PITTSBURGH (KDKA) — If you walk into the Rivers Casino these days, you’re likely to notice some new types of slot machines.
In fact, they’re hard to miss. You might call them the “next generation” of slots.
“I can’t believe it, it’s ‘The Simpsons’!” shouted Cindy Graziani from New Castle as she pointed to one of the new machines with giant screens.
The new slots at the Rivers are huge and in-your-face with big screens. They also have TV show or movie themes. Andre Barnabei, VP of Slot Operations at the Rivers, says so far these new games are a hit.
“Last week, when we were testing these games, I was personally testing them, and I turned around and there were about twelve people watching and waiting,” said Barnabei. He said they wanted to play immediately.
Also popular are oversized “Breaking Bad” and “Orange Is The New Black” slots, again with big monitors and an obvious tie-in to popular shows. TV-show slot machines are nothing new and have been very popular over the years. IGT released Breaking Bad last year in the player’s favorite video slots niche.
Joystick Slots games
Another trend in the industry are games that involve skill, more like video games, complete with a joystick.
But the new slots they’ve been adding already offer something different. There have even been lines of people waiting to play some of them.
They’re calling it “social gaming,” and it’s supposed to make the table game experience less nerve-racking.
Boundaries between Social Gaming and Commercial Gambling
The boundaries between social gaming and commercial gambling have become increasingly blurred as a result of:
- the growth in the use of social media for social gaming and gambling
- an increasing convergence between the products of traditional gambling and social gaming businesses
- significant investment by companies developing new products or ways of marketing existing products.
According to the UK Gambling Commission, the difference between Social Gaming and Commercial Gambling
- While the data suggests that, in general, the vast majority of people who play social games spend very modest amounts of time and money, there is clearly a very small group who spend significant amounts. However, it is likely that this group is not sufficiently large to justify any form of additional regulatory intervention.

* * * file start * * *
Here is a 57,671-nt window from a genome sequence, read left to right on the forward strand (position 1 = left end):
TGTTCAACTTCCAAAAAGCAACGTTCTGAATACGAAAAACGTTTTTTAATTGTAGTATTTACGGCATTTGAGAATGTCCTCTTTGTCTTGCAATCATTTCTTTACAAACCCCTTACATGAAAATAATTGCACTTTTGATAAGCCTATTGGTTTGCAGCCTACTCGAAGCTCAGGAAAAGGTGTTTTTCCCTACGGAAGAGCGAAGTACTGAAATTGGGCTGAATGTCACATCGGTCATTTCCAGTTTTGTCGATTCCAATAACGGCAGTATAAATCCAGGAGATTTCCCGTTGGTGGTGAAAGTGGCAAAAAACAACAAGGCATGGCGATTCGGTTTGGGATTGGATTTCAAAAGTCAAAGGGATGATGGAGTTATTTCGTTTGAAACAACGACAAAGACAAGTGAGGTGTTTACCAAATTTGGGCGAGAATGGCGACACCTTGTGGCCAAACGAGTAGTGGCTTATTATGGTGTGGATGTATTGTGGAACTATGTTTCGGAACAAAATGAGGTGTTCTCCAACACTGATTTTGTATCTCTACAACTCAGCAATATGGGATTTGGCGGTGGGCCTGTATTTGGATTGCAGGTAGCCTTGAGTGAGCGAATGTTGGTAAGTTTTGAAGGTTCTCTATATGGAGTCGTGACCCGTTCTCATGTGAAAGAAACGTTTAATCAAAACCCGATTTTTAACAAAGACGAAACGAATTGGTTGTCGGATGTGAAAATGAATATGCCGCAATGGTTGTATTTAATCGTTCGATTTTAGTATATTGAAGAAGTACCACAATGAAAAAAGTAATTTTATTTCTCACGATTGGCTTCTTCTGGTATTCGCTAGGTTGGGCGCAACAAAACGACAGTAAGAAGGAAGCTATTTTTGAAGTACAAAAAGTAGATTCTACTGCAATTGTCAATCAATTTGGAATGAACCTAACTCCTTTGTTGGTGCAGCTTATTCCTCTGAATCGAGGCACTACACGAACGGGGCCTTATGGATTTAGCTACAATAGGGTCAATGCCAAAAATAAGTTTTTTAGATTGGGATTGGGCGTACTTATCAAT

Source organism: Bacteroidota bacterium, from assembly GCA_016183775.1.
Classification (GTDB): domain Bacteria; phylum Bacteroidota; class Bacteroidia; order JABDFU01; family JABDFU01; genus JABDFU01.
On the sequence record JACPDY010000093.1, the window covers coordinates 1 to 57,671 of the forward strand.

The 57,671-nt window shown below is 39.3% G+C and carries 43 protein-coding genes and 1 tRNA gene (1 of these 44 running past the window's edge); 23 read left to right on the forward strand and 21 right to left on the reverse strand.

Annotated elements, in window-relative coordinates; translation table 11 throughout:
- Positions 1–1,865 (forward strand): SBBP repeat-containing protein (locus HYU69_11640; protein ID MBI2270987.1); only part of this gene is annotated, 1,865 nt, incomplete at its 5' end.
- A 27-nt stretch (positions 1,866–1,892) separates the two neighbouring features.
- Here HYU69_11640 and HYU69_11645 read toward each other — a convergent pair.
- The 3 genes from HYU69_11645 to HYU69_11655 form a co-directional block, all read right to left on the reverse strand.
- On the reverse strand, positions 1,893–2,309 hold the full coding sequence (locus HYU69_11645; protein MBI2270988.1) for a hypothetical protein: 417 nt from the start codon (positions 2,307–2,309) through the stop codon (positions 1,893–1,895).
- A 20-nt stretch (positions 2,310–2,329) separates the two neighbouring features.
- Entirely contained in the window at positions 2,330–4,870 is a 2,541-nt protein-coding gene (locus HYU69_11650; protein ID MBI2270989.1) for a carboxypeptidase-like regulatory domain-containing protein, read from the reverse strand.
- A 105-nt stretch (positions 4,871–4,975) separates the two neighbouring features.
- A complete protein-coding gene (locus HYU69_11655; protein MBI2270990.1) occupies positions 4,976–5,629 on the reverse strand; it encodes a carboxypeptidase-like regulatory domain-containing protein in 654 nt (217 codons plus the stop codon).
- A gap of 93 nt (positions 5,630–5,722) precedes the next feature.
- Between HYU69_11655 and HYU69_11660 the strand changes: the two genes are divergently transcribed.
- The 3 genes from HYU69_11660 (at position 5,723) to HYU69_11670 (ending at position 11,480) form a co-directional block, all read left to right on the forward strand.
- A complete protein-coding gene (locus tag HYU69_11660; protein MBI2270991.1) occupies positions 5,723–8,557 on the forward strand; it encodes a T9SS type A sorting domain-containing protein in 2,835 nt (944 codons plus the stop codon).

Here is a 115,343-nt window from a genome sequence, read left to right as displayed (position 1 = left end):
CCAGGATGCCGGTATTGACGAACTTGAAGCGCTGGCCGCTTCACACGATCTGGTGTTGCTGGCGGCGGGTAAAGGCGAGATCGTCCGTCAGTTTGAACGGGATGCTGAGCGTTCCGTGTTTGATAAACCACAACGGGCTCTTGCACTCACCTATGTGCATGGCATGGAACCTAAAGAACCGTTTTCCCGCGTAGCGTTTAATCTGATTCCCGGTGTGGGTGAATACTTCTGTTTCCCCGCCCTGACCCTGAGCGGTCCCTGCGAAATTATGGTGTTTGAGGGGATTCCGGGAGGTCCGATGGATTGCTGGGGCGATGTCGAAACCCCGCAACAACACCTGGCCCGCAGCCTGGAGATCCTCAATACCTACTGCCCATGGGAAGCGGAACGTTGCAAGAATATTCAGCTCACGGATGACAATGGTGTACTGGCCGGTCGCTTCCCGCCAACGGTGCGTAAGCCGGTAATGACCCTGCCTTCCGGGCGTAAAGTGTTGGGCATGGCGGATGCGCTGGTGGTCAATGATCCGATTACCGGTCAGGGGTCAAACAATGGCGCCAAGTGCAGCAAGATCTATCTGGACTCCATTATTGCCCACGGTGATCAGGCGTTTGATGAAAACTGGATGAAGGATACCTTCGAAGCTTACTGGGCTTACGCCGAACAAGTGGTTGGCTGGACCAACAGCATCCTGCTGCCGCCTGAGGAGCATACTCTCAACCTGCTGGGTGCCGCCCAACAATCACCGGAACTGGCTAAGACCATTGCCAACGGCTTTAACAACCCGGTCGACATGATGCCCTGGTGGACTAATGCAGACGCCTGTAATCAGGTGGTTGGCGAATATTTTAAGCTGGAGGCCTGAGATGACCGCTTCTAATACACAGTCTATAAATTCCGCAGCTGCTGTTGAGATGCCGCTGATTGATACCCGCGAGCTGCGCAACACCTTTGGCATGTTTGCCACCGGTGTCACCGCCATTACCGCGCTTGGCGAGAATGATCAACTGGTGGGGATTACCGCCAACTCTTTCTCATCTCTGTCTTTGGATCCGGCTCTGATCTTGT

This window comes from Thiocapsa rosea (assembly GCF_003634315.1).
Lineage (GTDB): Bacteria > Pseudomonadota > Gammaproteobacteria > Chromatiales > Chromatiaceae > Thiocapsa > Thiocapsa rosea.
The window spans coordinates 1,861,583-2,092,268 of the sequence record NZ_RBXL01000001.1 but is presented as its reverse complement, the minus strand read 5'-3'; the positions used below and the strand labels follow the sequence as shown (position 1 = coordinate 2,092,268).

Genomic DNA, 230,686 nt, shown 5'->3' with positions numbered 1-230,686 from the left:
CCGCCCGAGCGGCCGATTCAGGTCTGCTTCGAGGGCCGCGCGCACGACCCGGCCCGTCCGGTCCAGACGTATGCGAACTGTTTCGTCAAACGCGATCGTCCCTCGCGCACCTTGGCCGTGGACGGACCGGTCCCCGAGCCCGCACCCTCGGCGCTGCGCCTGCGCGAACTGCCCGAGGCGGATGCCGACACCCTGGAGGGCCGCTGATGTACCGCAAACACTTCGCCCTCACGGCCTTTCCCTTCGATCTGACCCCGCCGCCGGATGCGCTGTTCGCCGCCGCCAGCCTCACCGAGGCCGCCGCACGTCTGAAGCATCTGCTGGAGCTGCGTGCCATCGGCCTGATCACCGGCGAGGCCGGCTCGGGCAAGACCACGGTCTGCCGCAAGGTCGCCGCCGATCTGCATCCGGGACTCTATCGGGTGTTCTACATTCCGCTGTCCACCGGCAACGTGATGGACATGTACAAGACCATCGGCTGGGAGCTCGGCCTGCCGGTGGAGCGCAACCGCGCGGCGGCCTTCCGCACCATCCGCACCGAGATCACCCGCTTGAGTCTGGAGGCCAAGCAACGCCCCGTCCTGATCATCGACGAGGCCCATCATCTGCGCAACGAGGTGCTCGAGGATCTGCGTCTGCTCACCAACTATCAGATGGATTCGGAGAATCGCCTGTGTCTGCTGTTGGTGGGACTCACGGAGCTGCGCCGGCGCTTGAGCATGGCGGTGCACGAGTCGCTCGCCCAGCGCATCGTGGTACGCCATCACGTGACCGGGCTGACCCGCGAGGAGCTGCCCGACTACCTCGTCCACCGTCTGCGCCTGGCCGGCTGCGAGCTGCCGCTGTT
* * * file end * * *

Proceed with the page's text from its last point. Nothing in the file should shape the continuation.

- While playing social games does not appear to be harmful in itself (for the vast majority of players) we are much less clear on whether in some circumstances it leads on to, or causes more harmful behaviors.
Who plays Social Gaming?
It has been suggested, and often repeated by the social gaming industry, that the average social gamer is 40 years old and female. However, there is no such thing as an average social gamer. Particular genres/games are targeted at, and appeal to, different demographics. The age and gender profile of players varies significantly depending on the type of game. Data obtained from Superdata (a provider of market intelligence on digital games) suggests that nearly half (48%) of players playing casino-style social games are aged 21-34 Again, this figure is unlikely to be universal – different platforms and game types will appeal to different demographics.
Studies have suggested that the gambling genre of social games is among the best monetizing apps, with an estimated 5-10 US Cents revenue per user. It should be noted this figure is so low because the number of total users also includes non-paying users (who are in the significant majority). Adults who paid to play spent approximately 1.09% of the total minutes in the month doing so. This is estimated (the data table is not provided) to equate to roughly 486 minutes or 15-16 minutes per day. [ISGA]